Microsoft's PDC Confession: 'Do as I Say, Not as I Do'
Do as I say, not as I do: That's the message I took away from Microsoft's latest confessional session at its Professional Developers Conference (PDC). Apparently, several of Microsoft's best and brightest -- the people who help chart the course for the company's tools division -- admitted to eschewing modern visual programming techniques in favor of the "old school" text editor and command-line approach.
This would hardly be news if it weren't for the fact that it flies in the face of everything that Microsoft has said and done in the developer tools space over the past two decades. At PDC after PDC, company executives have touted the wonders of their latest visual goodies. To now learn that company's own gurus don't use these same glitzy, paint-by-numbers toolkits is tantamount to hearing how wonderful Obamacare will be and then finding out that the people passing the relevant legislation are exempt from the program. (I wonder if their "Cadillac" health plans will be taxed?)
Of course, nobody at this panel thought to question why these Microsoft hotshots avoid visual tools like the plague. That's because everyone already knows the answer: performance. Simply put, lazy programming models -- like the ones at the heart of Microsoft's visual tools -- produce bloated, inefficient code.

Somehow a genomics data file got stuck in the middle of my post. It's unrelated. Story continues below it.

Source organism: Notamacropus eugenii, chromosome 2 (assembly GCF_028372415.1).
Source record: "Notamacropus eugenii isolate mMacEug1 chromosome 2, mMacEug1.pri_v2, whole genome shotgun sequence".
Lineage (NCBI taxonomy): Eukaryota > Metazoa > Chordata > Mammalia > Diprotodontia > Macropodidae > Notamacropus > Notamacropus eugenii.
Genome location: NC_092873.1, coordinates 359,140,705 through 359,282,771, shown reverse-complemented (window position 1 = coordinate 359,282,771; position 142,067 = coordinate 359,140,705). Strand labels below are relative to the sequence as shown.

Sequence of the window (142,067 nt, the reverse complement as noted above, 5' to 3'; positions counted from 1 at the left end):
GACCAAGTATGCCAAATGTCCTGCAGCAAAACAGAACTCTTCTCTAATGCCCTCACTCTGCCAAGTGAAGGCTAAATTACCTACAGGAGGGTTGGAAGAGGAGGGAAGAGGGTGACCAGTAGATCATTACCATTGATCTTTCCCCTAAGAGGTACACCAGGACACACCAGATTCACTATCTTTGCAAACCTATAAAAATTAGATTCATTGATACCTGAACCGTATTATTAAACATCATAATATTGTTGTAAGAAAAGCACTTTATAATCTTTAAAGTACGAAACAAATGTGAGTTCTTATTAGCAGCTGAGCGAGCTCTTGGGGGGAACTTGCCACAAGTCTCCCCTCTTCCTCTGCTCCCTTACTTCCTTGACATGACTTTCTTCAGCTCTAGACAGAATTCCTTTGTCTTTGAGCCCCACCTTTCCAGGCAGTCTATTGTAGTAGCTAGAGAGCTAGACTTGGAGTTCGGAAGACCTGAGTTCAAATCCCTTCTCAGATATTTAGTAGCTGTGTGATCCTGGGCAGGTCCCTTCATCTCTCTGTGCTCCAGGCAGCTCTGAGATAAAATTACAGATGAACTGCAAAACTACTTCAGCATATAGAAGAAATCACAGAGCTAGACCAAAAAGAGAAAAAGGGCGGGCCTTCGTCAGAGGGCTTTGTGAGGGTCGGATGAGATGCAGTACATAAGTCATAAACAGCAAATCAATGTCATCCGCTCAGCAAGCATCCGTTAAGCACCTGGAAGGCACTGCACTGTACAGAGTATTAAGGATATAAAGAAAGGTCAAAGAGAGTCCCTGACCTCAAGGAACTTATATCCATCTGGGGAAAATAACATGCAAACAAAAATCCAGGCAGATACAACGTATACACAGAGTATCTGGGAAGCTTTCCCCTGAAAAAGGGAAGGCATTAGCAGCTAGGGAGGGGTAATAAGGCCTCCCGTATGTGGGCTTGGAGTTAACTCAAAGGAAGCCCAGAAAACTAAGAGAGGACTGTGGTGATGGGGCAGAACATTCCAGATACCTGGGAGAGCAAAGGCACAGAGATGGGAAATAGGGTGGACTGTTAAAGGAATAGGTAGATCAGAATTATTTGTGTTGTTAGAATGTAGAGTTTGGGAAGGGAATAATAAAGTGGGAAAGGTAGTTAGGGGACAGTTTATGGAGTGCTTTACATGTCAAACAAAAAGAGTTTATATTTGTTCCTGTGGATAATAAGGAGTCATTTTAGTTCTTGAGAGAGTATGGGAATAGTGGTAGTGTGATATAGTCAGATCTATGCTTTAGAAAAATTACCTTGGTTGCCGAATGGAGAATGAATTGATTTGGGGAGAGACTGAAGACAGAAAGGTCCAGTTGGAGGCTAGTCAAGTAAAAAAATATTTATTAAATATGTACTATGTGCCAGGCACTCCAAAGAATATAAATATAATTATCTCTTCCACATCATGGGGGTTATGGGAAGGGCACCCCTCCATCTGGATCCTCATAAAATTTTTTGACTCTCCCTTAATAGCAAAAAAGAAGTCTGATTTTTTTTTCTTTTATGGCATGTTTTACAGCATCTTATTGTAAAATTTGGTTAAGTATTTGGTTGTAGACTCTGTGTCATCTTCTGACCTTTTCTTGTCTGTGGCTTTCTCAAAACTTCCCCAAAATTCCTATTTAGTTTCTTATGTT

I say this from experience, having wrestled for years with Visual Studio and every major release of the .Net framework since before the company dumped the Next Generation Windows Services moniker. If I want to build something quickly to test out an idea or theory, I use the visual stuff. If I want it to work well in the real world -- for example, an ASPX page that executes a series of critical SQL queries -- I hand-code the source.
I'm sure that other developers will echo my sentiments, which is why this latest revelation will have ramifications that extend far beyond the tools division. The acknowledgement that Microsoft's visual tools approach has stalled -- that writing quality code now often means working around the very frameworks being forced down our throats -- should cause an epiphany among the company's loyal tools customers.
After all, if you already know that you'll be skipping the latest version of the XYZ widget in favor of your own, time-tested, hand-crafted routines, why bother upgrading? It's not like Microsoft is going to cut you off anytime soon. There are simply too many legacy Windows desktops out there to risk breaking the antiquated coding models upon which countless developers continue to base their applications.
And that's how Google may ultimately hurt Microsoft: by wooing away disaffected programmers with promises of glory and recognition in the new frontier. Then, as the market for traditionally developed, shrink-wrapped software dries up (you know it will), the last of the stragglers -- the ones driven not by pride or professionalism, but simply greed -- will finally jump ship.
The great Windows brain drain will then be complete -- and the Web will be better for it.